Time courses of the redox status in the brains of mice after X-ray or carbon-ion beam irradiation were observed by magnetic resonance redox imaging (MRRI). The relationship between radiation-induced oxidative stress on the cerebral nervous system and the redox status in the brain was discussed. The mice were irradiated by 8-Gy X-ray or carbon-ion beam (C-beam) on their head under anesthesia. C-beam irradiation was performed at HIMAC (Heavy-Ion Medical Accelerator in Chiba, NIRS/QST, Chiba, Japan). MRRI measurements using a blood-brain-barrier-permeable nitroxyl contrast agent, MCP or TEMPOL, were performed using 7-T scanner at several different times, i.e., 5–10 h, 1, 2, 4, and 8 day(s) after irradiation. Decay rates of the nitroxyl-enhanced T1-weighted MR signals in the brains were estimated from MRRI data sets, and variation in the decay rates after irradiation was assessed. The variation in decay rates of MCP and TEMPOL after X-ray or C-beam irradiation was similar, but different variation patterns were observed between X-ray and C-beam. The apparent decay rate of both MCP and TEMPOL decreased due to the temporal reduction of blood flow in the brain several hours after X-ray and/or C-beam irradiation. After decreasing, the apparent decay rates of nitroxyl radicals in the brain gradually increased during the following days after X-ray irradiation or rapidly increased 1 day after C-beam irradiation. The sequential increase in nitroxyl decay rates may have been due to the oxidative atmosphere in the tissue due to ROS generation. X-ray and C-beam irradiation resulted in different redox responses, which may have been due to time-varying oxidative stress/injury, in the mouse brain. The C-beam irradiation effects were more acute and larger than those of X-ray irradiation.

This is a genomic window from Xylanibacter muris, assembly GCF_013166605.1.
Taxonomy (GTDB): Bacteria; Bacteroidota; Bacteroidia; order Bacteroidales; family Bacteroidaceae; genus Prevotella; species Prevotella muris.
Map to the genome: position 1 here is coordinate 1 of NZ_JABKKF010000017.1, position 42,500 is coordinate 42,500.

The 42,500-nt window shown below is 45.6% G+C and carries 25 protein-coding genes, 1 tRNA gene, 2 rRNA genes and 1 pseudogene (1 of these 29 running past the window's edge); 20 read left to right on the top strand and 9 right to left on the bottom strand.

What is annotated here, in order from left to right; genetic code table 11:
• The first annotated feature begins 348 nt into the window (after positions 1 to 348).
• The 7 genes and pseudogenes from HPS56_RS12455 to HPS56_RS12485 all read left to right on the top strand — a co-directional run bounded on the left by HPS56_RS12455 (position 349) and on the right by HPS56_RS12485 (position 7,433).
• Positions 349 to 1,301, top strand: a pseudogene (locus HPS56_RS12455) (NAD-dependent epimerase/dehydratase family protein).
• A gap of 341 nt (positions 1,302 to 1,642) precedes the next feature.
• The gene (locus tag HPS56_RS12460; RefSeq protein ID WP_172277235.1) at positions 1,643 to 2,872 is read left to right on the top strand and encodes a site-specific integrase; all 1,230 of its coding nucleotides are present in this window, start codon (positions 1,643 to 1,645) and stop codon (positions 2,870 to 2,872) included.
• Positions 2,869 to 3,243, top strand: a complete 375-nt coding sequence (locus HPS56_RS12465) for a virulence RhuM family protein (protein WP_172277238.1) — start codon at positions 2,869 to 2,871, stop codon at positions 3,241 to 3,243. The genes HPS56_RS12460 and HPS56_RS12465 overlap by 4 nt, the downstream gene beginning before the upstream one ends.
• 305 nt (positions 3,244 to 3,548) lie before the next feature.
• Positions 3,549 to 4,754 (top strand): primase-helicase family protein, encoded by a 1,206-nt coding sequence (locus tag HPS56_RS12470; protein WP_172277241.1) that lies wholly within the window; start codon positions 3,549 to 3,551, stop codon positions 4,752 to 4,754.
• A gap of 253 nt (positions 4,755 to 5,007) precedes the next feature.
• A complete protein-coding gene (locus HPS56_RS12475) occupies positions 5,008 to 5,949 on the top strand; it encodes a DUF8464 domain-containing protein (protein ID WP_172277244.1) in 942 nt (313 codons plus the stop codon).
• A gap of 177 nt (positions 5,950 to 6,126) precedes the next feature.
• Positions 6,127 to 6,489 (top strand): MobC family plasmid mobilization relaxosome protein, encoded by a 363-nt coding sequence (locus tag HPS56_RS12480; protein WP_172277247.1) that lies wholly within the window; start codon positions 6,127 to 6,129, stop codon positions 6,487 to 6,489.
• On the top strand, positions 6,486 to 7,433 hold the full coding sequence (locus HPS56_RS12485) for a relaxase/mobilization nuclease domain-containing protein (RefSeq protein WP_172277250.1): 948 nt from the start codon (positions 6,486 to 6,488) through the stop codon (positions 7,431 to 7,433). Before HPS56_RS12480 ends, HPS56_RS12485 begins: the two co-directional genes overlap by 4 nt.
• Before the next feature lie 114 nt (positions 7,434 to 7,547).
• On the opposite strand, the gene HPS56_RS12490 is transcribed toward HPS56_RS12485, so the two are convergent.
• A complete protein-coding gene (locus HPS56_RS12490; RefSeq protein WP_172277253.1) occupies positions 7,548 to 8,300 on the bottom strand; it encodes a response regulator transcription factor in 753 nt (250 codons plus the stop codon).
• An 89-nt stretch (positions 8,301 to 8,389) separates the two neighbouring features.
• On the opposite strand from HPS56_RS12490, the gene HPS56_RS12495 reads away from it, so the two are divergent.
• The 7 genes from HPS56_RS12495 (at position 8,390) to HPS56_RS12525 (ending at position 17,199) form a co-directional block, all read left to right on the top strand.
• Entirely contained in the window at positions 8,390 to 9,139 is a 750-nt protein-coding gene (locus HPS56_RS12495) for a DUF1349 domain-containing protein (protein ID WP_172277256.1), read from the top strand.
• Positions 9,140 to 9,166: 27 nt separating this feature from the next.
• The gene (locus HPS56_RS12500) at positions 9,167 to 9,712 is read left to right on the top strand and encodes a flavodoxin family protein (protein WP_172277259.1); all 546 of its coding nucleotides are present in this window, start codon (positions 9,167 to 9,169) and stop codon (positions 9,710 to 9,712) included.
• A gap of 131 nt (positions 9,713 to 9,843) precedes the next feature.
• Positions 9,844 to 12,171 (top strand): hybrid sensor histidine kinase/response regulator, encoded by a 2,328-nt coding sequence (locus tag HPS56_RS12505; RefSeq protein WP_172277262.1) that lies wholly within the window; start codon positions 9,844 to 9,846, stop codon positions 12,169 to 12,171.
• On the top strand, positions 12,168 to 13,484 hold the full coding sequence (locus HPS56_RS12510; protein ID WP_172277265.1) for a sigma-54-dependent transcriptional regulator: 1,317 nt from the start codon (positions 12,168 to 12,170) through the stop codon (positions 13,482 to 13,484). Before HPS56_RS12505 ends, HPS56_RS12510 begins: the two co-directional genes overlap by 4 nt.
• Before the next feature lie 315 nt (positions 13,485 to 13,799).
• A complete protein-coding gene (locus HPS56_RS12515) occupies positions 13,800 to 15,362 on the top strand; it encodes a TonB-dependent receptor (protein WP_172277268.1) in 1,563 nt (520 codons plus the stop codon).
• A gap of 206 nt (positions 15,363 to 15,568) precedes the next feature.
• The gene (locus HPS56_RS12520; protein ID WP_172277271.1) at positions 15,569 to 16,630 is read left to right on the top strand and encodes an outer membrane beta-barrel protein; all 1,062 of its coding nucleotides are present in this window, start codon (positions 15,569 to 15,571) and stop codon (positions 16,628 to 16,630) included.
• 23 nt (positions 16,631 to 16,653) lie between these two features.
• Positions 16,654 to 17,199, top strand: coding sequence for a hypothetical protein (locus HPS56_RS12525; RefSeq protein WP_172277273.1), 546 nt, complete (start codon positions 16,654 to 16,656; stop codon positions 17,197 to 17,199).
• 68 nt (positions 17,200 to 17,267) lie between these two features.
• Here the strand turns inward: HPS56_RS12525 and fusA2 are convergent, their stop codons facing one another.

|ジャーナル||Free Radical Biology and Medicine|
|出版ステータス||出版済み - 11月 1 2019|
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